2. Model

We demonstrate the above result in a simple general equilibrium model. Suppose there are two countries, England and the US. Both countries produce two goods, medical care and a numeraire good, using two factors, capital and labor. Medicine is “labor-intensive” relative to the numeraire. Capital and labor are fixed in supply and freely mobile within each country. Perfect competition (or monopolistic competition) prevails everywhere. Technologies exhibit constant returns to scale and are identical across countries. Medicine is not traded internationally. The US is richer and so has more capital per capita. Under these assumptions we establish the following result.

Proposition: Suppose that medicine is price inelastic and income elastic. Then America pays a higher price for medicine and yet spends a greater fraction of its income on medicine compared with England.

To prove this result, we first present a general equilibrium model using dual functions (Dixit and Norman 1980 [3]). Let p denotes the relative price of medicine (by Hicks’ composite-commodity theorem we can lump all other goods together as a single composite good and use it as numeraire). Let be the country’s (minimum) expenditure function to attain the aggregate utility u, given p. Let k denote the stock of capital, and let be the country’s (maximum) GDP function, given p and k (we suppress other factors of production to lighten notation). Both functions are assumed to be continuously differentiable in all their arguments.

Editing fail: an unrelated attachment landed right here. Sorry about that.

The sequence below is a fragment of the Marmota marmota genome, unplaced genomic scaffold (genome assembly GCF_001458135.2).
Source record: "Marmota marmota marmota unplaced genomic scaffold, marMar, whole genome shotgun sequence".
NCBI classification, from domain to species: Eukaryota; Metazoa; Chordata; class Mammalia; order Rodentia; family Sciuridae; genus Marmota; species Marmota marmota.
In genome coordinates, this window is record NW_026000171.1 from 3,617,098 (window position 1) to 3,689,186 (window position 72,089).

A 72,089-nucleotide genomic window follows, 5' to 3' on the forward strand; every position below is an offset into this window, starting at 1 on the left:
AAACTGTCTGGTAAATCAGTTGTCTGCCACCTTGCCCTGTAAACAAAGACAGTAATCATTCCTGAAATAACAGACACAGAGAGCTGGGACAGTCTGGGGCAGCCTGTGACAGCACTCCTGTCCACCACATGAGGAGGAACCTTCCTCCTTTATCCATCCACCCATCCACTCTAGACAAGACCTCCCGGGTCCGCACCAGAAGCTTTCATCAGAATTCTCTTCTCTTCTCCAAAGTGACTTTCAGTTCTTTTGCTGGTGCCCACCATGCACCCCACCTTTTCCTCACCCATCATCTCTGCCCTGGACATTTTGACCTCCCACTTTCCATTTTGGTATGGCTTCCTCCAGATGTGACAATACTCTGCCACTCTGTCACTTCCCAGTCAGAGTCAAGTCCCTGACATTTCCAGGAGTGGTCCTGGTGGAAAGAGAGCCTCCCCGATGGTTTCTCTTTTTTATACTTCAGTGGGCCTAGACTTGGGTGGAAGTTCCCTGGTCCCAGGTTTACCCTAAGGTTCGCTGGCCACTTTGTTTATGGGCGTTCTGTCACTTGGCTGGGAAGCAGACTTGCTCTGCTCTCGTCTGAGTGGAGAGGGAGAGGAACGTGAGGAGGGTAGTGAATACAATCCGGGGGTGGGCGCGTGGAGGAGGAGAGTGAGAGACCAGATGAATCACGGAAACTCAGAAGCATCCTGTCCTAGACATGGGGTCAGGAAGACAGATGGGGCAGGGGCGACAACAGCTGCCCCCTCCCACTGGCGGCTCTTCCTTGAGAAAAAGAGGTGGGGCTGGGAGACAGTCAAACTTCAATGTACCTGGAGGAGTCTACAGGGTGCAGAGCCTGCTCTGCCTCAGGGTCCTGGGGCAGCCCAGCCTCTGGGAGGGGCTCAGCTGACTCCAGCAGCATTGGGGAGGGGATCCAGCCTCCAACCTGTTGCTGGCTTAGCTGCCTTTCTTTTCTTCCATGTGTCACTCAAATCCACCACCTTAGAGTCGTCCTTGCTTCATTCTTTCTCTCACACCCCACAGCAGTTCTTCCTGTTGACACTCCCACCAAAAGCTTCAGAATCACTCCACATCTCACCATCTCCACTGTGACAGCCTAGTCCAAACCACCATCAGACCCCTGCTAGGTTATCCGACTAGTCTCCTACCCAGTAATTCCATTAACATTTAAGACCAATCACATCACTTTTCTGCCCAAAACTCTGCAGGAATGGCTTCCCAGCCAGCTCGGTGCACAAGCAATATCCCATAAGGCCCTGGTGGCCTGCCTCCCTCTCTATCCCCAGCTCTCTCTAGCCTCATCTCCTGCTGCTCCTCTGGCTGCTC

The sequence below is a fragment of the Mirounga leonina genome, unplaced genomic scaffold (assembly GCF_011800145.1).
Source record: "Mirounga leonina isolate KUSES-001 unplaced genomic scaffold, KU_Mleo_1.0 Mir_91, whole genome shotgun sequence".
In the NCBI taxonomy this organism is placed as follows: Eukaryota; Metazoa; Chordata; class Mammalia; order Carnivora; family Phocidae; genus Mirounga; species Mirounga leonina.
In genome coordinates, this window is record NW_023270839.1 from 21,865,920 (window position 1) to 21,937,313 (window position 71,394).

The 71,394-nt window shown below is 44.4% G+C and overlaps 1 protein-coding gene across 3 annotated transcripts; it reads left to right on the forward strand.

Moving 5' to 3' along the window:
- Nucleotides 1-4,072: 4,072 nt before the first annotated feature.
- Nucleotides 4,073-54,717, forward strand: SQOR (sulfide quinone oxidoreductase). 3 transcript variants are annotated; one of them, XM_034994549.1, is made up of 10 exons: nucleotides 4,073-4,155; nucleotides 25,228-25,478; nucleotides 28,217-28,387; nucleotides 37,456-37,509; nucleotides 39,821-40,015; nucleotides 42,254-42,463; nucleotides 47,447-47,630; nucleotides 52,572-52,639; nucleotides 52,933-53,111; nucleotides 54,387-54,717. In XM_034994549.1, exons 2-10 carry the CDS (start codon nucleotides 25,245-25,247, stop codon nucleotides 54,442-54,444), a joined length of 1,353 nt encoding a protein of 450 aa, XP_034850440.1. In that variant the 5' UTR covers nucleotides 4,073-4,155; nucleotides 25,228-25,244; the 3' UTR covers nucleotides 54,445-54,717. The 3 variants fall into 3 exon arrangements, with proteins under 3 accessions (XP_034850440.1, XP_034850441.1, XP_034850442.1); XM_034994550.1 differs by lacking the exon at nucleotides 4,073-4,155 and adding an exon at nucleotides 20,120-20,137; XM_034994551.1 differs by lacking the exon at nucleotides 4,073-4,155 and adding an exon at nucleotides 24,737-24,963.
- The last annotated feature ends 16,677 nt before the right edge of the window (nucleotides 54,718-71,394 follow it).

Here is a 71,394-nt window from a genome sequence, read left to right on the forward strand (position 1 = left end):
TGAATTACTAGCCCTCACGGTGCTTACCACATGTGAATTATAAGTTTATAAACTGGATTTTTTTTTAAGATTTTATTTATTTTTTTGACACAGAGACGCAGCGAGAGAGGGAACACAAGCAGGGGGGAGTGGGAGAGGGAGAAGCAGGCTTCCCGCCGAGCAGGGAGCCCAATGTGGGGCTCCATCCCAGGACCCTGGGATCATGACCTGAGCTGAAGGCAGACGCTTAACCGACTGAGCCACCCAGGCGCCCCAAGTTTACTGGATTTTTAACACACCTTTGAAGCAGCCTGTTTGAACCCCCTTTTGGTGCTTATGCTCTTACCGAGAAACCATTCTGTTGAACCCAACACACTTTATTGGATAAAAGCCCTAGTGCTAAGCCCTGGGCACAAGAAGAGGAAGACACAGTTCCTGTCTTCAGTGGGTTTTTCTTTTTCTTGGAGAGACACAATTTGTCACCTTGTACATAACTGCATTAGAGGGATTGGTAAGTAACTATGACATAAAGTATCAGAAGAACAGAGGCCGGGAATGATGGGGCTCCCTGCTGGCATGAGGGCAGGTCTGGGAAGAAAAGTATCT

The country’s income-expenditure identity (budget constraint) is written

. (1)

The market-clearing condition for medicine is


where subscripts denote partial derivatives. Here, is (Hicksian) demand for medicine and is its supply function. By Walras’ law the numeraire good market clears when conditions (1) and (2) hold. Thus, (1) and (2) completely specify the equilibrium. In particular, they determine the equilibrium p and u in terms of k so we write and.

To show the effect on the price of medicine from the difference in capital endowment between America and England, totally differentiate (1) and use (2) to obtain the welfare effect of a change in capital endowment

. (3)

A unit increase in capital raises GDP by, which is the marginal value (price) of capital. Since is the inverse of marginal utility of money, that increase in GDP raises national welfare by. Next, differentiate (2) to obtain



. (5)

Here, is the slope of the Hicksian demand function whereas is the slope of the supply curve of medicine. Thus, S denotes the slope of the net (Hicksian) demand for medicine. Substituting from (3) into (4) yields the effect on the price of medicine

. (6)